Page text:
Take Shelter is the story of a man named Curtis, haunted by visions of the swiftly approaching apocalypse. In his dreams and hallucinations, a vast “storm” is en route, something totally outside of the natural order of the universe, where black, tar-like rain will fall from the sky and his entire family (wife and deaf daughter) will be wiped out. Everything he sees in his daily life seems to hint at the impending doom of The Storm—he looks at a flock of strangely behaving birds and is terrified by the holocaust they represent in his mind. And so, he seeks to protect his family in the only way he can think of, by constructing an elaborate backyard storm shelter, even as the audience learns of the history of schizophrenia and mental collapse that runs in his family. These revelations about the likely source of Curtis’s erratic behavior take the film in directions both frightening and tragic.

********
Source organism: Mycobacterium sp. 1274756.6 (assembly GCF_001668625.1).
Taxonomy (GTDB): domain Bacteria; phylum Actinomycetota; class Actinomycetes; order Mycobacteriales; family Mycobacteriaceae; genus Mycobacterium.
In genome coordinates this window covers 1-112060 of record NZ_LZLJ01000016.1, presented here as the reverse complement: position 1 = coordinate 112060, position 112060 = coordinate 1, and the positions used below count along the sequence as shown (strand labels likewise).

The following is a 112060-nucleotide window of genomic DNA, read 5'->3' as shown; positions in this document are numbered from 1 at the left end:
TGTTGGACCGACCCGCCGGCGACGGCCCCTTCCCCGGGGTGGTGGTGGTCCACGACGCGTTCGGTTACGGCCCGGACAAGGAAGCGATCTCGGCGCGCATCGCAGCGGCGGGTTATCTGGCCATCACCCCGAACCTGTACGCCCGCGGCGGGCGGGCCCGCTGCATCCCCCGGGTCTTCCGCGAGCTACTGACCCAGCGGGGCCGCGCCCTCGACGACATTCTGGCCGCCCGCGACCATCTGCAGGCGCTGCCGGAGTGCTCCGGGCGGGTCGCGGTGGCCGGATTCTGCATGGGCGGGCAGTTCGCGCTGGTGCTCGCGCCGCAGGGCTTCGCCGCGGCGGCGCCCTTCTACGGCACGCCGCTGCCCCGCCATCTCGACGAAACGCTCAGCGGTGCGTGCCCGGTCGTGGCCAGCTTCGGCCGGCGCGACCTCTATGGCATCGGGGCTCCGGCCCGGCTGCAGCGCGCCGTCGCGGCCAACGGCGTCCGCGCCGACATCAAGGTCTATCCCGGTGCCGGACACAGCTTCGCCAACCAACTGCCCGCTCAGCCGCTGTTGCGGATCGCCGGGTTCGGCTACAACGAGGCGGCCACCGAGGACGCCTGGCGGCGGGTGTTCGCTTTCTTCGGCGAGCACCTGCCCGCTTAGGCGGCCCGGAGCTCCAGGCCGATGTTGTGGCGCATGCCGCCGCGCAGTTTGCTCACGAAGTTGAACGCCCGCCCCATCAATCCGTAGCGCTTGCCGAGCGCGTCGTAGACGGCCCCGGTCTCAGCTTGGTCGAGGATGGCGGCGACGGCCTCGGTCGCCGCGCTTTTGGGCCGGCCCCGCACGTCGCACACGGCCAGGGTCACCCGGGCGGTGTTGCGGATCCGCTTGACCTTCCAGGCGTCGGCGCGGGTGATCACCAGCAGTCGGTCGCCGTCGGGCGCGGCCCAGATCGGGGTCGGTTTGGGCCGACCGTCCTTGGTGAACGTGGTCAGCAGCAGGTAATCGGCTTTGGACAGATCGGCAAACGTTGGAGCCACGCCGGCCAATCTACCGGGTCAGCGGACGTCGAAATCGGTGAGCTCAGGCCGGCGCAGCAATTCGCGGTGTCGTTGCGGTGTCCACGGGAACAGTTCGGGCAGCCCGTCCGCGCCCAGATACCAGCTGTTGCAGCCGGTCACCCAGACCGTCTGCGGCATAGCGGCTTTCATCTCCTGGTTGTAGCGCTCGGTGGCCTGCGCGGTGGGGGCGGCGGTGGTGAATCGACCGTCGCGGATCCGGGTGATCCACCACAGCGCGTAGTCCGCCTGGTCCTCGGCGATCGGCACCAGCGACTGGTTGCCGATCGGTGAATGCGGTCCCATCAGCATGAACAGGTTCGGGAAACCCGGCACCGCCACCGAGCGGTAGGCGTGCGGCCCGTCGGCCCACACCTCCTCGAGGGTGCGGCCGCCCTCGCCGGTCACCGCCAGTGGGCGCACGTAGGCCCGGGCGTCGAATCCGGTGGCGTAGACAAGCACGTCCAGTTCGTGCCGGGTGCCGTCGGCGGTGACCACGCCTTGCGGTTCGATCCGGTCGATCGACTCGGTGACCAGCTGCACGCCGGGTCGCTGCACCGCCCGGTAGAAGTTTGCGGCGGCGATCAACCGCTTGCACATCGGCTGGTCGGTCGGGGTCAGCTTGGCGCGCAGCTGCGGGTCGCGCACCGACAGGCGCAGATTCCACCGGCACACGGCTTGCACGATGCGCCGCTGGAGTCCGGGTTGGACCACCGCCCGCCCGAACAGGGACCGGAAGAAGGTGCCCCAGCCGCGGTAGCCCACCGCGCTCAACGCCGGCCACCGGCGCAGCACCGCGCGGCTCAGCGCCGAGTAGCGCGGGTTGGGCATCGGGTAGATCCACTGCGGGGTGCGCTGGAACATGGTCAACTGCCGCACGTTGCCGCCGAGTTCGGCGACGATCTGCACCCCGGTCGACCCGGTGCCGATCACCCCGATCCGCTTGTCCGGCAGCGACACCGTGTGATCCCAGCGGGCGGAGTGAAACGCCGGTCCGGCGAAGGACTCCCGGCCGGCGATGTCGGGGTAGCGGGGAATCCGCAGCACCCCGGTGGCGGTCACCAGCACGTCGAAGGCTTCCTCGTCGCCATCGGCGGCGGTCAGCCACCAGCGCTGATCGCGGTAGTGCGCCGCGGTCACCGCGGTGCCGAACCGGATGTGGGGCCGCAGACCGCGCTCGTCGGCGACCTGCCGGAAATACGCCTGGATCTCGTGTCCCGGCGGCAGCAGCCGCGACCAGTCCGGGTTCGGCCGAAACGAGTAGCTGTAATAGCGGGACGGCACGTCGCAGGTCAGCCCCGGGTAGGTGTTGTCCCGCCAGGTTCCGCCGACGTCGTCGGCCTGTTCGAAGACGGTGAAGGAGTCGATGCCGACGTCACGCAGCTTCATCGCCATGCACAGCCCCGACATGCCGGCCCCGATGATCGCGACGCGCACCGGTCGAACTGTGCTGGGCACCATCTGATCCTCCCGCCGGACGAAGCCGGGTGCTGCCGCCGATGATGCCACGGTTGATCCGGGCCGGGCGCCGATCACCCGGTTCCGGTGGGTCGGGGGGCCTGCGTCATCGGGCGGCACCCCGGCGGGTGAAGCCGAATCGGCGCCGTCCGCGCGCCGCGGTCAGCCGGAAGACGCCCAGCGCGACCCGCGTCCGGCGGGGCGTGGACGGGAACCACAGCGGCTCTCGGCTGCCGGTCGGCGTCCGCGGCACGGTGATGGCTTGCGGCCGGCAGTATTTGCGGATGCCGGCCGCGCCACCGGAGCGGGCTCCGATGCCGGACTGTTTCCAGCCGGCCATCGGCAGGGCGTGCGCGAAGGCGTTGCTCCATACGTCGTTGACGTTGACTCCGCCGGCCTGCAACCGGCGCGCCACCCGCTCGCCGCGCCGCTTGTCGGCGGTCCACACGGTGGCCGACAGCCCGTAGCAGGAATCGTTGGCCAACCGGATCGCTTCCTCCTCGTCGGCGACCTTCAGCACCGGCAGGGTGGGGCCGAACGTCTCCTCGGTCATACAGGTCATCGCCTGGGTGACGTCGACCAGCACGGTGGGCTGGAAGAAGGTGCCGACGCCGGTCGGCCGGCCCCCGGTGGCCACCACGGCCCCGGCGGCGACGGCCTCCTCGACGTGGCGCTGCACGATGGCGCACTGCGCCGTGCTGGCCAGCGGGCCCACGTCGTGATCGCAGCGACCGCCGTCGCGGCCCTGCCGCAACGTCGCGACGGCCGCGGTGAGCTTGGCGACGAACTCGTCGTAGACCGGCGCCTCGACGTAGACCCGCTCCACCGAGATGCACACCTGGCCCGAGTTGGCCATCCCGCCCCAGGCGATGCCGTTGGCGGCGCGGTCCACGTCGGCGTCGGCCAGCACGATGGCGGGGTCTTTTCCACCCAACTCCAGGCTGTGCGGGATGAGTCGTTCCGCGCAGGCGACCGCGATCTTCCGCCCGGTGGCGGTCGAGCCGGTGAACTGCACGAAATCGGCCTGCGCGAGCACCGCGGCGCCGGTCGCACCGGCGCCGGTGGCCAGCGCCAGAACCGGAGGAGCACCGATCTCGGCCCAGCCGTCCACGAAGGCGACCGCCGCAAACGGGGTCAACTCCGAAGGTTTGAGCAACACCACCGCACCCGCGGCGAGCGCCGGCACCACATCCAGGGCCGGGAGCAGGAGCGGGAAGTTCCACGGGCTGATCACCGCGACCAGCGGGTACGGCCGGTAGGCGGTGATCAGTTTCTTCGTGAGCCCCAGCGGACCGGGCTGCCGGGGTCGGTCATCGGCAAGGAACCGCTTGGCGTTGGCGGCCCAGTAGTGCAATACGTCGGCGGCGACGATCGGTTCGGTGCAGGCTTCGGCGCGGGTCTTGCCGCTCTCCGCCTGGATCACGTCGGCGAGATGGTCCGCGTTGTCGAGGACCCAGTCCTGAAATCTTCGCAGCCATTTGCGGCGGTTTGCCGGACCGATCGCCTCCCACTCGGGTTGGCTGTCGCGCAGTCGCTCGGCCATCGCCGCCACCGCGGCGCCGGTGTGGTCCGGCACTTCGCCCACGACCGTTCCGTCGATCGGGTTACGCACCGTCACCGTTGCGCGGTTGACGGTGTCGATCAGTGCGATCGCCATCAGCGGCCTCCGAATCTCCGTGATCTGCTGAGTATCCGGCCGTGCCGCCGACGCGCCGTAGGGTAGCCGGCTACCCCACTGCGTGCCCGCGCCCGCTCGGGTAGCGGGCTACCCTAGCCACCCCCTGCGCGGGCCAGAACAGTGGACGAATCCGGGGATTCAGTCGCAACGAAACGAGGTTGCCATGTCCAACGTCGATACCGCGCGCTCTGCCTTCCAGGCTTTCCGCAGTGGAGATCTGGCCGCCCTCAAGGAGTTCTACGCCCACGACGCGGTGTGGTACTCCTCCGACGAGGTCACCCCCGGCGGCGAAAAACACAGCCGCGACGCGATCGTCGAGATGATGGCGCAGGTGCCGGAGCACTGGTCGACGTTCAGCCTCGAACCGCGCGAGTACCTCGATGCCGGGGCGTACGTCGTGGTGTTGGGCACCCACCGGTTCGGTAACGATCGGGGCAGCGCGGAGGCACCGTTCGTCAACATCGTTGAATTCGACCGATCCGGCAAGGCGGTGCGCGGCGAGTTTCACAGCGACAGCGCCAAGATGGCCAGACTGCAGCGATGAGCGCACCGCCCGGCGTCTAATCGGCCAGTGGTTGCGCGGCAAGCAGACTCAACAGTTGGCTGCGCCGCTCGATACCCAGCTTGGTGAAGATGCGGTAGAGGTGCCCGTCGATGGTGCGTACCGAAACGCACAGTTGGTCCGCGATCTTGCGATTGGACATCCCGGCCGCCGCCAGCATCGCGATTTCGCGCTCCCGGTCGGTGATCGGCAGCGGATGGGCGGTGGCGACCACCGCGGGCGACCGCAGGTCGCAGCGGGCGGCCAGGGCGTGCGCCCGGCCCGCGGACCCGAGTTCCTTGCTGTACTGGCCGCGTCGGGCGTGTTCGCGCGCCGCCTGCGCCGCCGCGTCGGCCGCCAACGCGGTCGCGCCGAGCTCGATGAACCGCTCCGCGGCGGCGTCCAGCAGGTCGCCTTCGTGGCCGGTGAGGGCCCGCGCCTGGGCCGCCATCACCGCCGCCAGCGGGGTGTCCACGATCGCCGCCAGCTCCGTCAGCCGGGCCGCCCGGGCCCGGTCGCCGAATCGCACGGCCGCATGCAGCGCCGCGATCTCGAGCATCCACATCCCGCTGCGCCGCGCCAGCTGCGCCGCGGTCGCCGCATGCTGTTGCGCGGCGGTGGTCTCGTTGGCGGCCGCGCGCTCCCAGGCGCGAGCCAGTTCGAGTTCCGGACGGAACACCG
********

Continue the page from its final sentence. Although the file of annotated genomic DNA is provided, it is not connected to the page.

Key to the film is Michael Shannon, who plays Curtis with some of the most simultaneously sympathetic and genuinely frightening screen intensity that has ever been seen in this genre. Shannon is an intense actor, and his focus and latent aura of anger has been used to great effect in a number of films, but in Take Shelter they make him truly mesmerizing. And somehow, through it all, Curtis’ wife Samantha (Jessica Chastain) is still there for him, trying with heartbreaking earnestness to bring him back down to Earth, even as he loses his job and depletes the family’s nest egg in the construction of his storm shelter. Eventually he erupts in a public place, scorning his neighbors for their lack of preparation, but Samantha is still there as his rock. It becomes clear that if Curtis has a chance, it will be because of the love of his family. The film builds this tension slowly and gradually over the course of a two-hour runtime, and when an actual storm does arrive, followed by Curtis gathering his family into the shelter, the viewer’s concern becomes nigh-unbearable. —Jim Vorel